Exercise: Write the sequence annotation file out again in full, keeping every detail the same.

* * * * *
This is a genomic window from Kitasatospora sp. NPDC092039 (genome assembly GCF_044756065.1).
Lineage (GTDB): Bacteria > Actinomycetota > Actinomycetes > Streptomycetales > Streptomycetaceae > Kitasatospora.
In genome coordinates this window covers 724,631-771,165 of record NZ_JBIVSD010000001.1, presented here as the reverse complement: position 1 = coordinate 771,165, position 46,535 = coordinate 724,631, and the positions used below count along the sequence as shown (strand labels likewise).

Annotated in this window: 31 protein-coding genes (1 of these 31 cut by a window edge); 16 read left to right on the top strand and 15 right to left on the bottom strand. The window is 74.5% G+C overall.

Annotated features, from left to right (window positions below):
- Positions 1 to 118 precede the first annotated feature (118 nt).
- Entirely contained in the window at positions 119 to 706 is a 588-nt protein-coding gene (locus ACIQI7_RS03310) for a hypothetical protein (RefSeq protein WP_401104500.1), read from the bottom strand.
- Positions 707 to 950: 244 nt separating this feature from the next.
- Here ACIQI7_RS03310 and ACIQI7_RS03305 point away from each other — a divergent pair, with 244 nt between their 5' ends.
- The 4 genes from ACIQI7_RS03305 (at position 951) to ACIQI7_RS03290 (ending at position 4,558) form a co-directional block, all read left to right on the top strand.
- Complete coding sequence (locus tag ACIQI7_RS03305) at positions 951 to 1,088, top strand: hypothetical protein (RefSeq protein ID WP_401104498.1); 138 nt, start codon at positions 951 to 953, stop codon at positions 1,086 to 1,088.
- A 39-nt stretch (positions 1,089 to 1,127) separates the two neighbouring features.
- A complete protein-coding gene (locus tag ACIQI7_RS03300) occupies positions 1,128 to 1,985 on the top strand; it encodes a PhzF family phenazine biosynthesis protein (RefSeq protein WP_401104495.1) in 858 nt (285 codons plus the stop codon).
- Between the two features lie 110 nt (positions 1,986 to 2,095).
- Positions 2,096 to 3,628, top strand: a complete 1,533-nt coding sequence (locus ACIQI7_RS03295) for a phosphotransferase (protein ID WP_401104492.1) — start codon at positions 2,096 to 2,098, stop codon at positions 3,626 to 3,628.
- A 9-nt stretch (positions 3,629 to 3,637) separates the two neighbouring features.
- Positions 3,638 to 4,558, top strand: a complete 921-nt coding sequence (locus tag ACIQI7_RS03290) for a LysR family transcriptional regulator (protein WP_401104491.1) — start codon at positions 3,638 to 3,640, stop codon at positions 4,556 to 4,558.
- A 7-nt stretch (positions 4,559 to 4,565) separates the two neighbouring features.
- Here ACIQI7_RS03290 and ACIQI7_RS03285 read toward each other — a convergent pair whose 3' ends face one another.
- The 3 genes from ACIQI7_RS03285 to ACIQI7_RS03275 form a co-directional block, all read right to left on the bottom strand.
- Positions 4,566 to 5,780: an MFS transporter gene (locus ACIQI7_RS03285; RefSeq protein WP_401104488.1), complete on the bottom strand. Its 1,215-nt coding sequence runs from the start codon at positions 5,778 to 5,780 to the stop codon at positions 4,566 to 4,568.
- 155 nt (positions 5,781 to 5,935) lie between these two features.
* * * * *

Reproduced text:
This is a genomic window from Kitasatospora sp. NPDC092039 (genome assembly GCF_044756065.1).
Lineage (GTDB): Bacteria > Actinomycetota > Actinomycetes > Streptomycetales > Streptomycetaceae > Kitasatospora.
In genome coordinates this window covers 724,631-771,165 of record NZ_JBIVSD010000001.1, presented here as the reverse complement: position 1 = coordinate 771,165, position 46,535 = coordinate 724,631, and the positions used below count along the sequence as shown (strand labels likewise).

Annotated in this window: 31 protein-coding genes (1 of these 31 cut by a window edge); 16 read left to right on the top strand and 15 right to left on the bottom strand. The window is 74.5% G+C overall.

Annotated features, from left to right (window positions below):
- Positions 1 to 118 precede the first annotated feature (118 nt).
- Entirely contained in the window at positions 119 to 706 is a 588-nt protein-coding gene (locus ACIQI7_RS03310) for a hypothetical protein (RefSeq protein WP_401104500.1), read from the bottom strand.
- Positions 707 to 950: 244 nt separating this feature from the next.
- Here ACIQI7_RS03310 and ACIQI7_RS03305 point away from each other — a divergent pair, with 244 nt between their 5' ends.
- The 4 genes from ACIQI7_RS03305 (at position 951) to ACIQI7_RS03290 (ending at position 4,558) form a co-directional block, all read left to right on the top strand.
- Complete coding sequence (locus tag ACIQI7_RS03305) at positions 951 to 1,088, top strand: hypothetical protein (RefSeq protein ID WP_401104498.1); 138 nt, start codon at positions 951 to 953, stop codon at positions 1,086 to 1,088.
- A 39-nt stretch (positions 1,089 to 1,127) separates the two neighbouring features.
- A complete protein-coding gene (locus tag ACIQI7_RS03300) occupies positions 1,128 to 1,985 on the top strand; it encodes a PhzF family phenazine biosynthesis protein (RefSeq protein WP_401104495.1) in 858 nt (285 codons plus the stop codon).
- Between the two features lie 110 nt (positions 1,986 to 2,095).
- Positions 2,096 to 3,628, top strand: a complete 1,533-nt coding sequence (locus ACIQI7_RS03295) for a phosphotransferase (protein ID WP_401104492.1) — start codon at positions 2,096 to 2,098, stop codon at positions 3,626 to 3,628.
- A 9-nt stretch (positions 3,629 to 3,637) separates the two neighbouring features.
- Positions 3,638 to 4,558, top strand: a complete 921-nt coding sequence (locus tag ACIQI7_RS03290) for a LysR family transcriptional regulator (protein WP_401104491.1) — start codon at positions 3,638 to 3,640, stop codon at positions 4,556 to 4,558.
- A 7-nt stretch (positions 4,559 to 4,565) separates the two neighbouring features.
- Here ACIQI7_RS03290 and ACIQI7_RS03285 read toward each other — a convergent pair whose 3' ends face one another.
- The 3 genes from ACIQI7_RS03285 to ACIQI7_RS03275 form a co-directional block, all read right to left on the bottom strand.
- Positions 4,566 to 5,780: an MFS transporter gene (locus ACIQI7_RS03285; RefSeq protein WP_401104488.1), complete on the bottom strand. Its 1,215-nt coding sequence runs from the start codon at positions 5,778 to 5,780 to the stop codon at positions 4,566 to 4,568.
- 155 nt (positions 5,781 to 5,935) lie between these two features.